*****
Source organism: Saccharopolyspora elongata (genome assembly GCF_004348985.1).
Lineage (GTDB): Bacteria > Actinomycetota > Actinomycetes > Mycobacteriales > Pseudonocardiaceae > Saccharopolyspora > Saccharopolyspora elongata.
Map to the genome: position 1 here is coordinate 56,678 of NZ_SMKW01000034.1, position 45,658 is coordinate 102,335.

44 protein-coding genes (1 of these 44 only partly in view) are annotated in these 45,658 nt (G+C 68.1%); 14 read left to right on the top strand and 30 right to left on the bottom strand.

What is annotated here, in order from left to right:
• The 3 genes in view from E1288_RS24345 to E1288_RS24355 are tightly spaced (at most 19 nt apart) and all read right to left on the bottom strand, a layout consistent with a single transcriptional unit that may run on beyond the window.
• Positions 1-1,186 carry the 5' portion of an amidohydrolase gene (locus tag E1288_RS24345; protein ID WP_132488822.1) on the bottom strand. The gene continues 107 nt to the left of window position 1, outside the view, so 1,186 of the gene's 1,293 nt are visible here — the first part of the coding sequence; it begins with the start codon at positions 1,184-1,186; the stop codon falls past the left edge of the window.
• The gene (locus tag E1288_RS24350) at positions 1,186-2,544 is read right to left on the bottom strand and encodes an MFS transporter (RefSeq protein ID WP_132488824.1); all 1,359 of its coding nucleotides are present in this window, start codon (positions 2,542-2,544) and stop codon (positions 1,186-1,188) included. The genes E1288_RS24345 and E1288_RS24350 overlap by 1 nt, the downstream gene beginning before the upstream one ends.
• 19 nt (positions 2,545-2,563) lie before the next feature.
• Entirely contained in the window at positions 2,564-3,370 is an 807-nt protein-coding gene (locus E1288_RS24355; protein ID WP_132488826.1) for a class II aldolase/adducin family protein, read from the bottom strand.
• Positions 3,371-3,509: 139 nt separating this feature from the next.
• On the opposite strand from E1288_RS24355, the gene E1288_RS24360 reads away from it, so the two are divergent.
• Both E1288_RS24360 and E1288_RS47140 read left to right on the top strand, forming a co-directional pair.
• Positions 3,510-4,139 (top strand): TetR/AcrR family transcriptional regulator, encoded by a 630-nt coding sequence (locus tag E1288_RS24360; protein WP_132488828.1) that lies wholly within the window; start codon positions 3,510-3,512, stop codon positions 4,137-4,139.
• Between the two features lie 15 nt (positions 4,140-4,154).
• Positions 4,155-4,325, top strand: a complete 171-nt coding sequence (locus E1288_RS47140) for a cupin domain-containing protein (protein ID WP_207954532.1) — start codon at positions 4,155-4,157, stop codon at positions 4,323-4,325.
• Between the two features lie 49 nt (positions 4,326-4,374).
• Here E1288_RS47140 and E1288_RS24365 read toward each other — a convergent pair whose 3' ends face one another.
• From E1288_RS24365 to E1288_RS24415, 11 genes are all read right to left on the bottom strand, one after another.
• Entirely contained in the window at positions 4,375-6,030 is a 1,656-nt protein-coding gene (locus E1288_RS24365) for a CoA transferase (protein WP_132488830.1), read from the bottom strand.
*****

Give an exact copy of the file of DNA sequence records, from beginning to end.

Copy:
Source organism: Saccharopolyspora elongata (genome assembly GCF_004348985.1).
Lineage (GTDB): Bacteria > Actinomycetota > Actinomycetes > Mycobacteriales > Pseudonocardiaceae > Saccharopolyspora > Saccharopolyspora elongata.
Map to the genome: position 1 here is coordinate 56,678 of NZ_SMKW01000034.1, position 45,658 is coordinate 102,335.

44 protein-coding genes (1 of these 44 only partly in view) are annotated in these 45,658 nt (G+C 68.1%); 14 read left to right on the top strand and 30 right to left on the bottom strand.

What is annotated here, in order from left to right:
• The 3 genes in view from E1288_RS24345 to E1288_RS24355 are tightly spaced (at most 19 nt apart) and all read right to left on the bottom strand, a layout consistent with a single transcriptional unit that may run on beyond the window.
• Positions 1-1,186 carry the 5' portion of an amidohydrolase gene (locus tag E1288_RS24345; protein ID WP_132488822.1) on the bottom strand. The gene continues 107 nt to the left of window position 1, outside the view, so 1,186 of the gene's 1,293 nt are visible here — the first part of the coding sequence; it begins with the start codon at positions 1,184-1,186; the stop codon falls past the left edge of the window.
• The gene (locus tag E1288_RS24350) at positions 1,186-2,544 is read right to left on the bottom strand and encodes an MFS transporter (RefSeq protein ID WP_132488824.1); all 1,359 of its coding nucleotides are present in this window, start codon (positions 2,542-2,544) and stop codon (positions 1,186-1,188) included. The genes E1288_RS24345 and E1288_RS24350 overlap by 1 nt, the downstream gene beginning before the upstream one ends.
• 19 nt (positions 2,545-2,563) lie before the next feature.
• Entirely contained in the window at positions 2,564-3,370 is an 807-nt protein-coding gene (locus E1288_RS24355; protein ID WP_132488826.1) for a class II aldolase/adducin family protein, read from the bottom strand.
• Positions 3,371-3,509: 139 nt separating this feature from the next.
• On the opposite strand from E1288_RS24355, the gene E1288_RS24360 reads away from it, so the two are divergent.
• Both E1288_RS24360 and E1288_RS47140 read left to right on the top strand, forming a co-directional pair.
• Positions 3,510-4,139 (top strand): TetR/AcrR family transcriptional regulator, encoded by a 630-nt coding sequence (locus tag E1288_RS24360; protein WP_132488828.1) that lies wholly within the window; start codon positions 3,510-3,512, stop codon positions 4,137-4,139.
• Between the two features lie 15 nt (positions 4,140-4,154).
• Positions 4,155-4,325, top strand: a complete 171-nt coding sequence (locus E1288_RS47140) for a cupin domain-containing protein (protein ID WP_207954532.1) — start codon at positions 4,155-4,157, stop codon at positions 4,323-4,325.
• Between the two features lie 49 nt (positions 4,326-4,374).
• Here E1288_RS47140 and E1288_RS24365 read toward each other — a convergent pair whose 3' ends face one another.
• From E1288_RS24365 to E1288_RS24415, 11 genes are all read right to left on the bottom strand, one after another.
• Entirely contained in the window at positions 4,375-6,030 is a 1,656-nt protein-coding gene (locus E1288_RS24365) for a CoA transferase (protein WP_132488830.1), read from the bottom strand.